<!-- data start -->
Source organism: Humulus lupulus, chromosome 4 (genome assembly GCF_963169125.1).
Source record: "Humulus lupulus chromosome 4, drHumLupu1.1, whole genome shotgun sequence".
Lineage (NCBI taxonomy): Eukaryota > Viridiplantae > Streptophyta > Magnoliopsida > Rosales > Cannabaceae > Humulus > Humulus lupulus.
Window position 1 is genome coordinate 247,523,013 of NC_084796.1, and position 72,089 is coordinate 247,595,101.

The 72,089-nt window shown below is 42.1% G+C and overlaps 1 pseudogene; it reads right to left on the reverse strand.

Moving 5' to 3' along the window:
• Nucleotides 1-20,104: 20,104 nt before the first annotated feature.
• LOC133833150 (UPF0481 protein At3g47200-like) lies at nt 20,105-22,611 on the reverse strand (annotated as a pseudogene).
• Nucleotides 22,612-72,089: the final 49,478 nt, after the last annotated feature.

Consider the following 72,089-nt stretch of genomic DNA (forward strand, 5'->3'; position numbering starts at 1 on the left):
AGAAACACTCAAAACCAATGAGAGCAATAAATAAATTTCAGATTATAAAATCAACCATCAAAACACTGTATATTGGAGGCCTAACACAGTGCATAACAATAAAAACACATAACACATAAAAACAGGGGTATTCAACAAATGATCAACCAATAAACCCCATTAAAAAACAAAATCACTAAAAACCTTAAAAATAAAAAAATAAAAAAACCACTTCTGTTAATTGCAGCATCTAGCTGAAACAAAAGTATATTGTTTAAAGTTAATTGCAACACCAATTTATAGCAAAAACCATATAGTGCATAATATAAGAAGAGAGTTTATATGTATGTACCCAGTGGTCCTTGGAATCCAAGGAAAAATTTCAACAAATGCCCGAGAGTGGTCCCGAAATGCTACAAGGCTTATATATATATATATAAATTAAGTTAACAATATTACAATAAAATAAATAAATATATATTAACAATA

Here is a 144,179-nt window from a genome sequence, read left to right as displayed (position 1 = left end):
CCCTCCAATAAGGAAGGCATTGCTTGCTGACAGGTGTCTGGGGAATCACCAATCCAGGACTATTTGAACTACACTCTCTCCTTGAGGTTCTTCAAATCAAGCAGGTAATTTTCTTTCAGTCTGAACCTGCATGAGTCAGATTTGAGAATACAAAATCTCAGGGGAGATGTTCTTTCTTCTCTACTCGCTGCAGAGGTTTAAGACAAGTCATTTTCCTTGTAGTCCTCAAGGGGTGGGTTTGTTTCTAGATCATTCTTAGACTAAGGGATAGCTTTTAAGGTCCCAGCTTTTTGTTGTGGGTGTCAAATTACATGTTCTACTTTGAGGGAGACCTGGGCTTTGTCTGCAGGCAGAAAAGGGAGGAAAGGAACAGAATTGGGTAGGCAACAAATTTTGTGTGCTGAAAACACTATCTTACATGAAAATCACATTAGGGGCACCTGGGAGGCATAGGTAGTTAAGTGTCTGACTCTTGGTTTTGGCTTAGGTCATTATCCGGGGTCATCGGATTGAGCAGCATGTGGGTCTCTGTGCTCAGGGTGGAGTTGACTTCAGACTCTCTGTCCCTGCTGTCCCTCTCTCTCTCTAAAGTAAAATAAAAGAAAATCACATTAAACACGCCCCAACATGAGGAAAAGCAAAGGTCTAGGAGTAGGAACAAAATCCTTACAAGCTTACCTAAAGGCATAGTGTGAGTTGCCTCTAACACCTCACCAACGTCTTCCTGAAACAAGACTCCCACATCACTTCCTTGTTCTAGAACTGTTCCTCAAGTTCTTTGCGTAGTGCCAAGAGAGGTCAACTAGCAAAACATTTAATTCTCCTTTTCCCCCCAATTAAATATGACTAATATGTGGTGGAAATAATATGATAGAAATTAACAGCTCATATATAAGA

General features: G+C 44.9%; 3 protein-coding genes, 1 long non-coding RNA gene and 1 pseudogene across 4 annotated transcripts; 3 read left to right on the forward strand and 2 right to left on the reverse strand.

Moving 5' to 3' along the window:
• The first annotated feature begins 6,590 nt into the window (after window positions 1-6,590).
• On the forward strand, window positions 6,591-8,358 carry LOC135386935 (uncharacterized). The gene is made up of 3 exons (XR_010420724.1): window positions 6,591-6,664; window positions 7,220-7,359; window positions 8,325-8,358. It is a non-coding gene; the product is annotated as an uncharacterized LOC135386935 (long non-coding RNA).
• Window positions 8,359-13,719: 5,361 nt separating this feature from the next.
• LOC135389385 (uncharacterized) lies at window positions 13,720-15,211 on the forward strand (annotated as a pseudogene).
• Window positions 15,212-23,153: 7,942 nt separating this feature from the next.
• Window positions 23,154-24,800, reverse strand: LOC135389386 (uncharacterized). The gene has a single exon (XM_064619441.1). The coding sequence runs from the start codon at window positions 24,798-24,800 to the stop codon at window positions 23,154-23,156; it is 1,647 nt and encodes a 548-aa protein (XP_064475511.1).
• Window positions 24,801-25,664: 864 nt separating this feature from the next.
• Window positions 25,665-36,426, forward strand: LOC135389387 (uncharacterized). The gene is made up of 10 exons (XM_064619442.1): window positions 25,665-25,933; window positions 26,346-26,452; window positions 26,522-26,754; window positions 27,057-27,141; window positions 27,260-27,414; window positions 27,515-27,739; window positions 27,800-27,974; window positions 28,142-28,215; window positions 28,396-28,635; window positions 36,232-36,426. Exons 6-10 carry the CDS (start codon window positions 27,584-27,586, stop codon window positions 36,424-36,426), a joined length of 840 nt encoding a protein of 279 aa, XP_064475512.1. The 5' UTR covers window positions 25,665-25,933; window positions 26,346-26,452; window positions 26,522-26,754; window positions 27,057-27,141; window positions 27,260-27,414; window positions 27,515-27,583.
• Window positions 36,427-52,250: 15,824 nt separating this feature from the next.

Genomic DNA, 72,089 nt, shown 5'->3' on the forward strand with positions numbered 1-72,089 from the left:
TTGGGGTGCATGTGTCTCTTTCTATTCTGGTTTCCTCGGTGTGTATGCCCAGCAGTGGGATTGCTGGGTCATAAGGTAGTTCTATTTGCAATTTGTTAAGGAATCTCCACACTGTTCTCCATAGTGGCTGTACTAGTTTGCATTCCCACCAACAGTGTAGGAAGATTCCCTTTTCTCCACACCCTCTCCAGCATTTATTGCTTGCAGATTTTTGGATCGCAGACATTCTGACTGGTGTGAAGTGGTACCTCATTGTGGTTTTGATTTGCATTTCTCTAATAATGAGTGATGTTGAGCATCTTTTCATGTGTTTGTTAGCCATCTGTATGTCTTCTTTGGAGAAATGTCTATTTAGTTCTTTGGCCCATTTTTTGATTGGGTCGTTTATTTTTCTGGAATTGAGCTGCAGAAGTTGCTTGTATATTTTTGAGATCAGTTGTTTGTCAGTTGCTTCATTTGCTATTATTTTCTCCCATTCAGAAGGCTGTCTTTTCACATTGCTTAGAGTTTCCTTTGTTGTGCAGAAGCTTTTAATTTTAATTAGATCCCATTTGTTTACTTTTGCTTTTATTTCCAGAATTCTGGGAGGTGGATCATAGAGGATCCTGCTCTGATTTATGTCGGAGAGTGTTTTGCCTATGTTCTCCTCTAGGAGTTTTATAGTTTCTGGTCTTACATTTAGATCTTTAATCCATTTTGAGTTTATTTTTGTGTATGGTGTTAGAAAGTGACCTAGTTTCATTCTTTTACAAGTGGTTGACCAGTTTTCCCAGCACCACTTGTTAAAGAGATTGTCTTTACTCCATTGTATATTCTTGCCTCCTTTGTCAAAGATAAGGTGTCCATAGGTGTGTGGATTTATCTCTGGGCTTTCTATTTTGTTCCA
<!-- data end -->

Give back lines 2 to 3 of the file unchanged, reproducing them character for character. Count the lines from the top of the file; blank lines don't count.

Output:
Source record: "Humulus lupulus chromosome 4, drHumLupu1.1, whole genome shotgun sequence".
Lineage (NCBI taxonomy): Eukaryota > Viridiplantae > Streptophyta > Magnoliopsida > Rosales > Cannabaceae > Humulus > Humulus lupulus.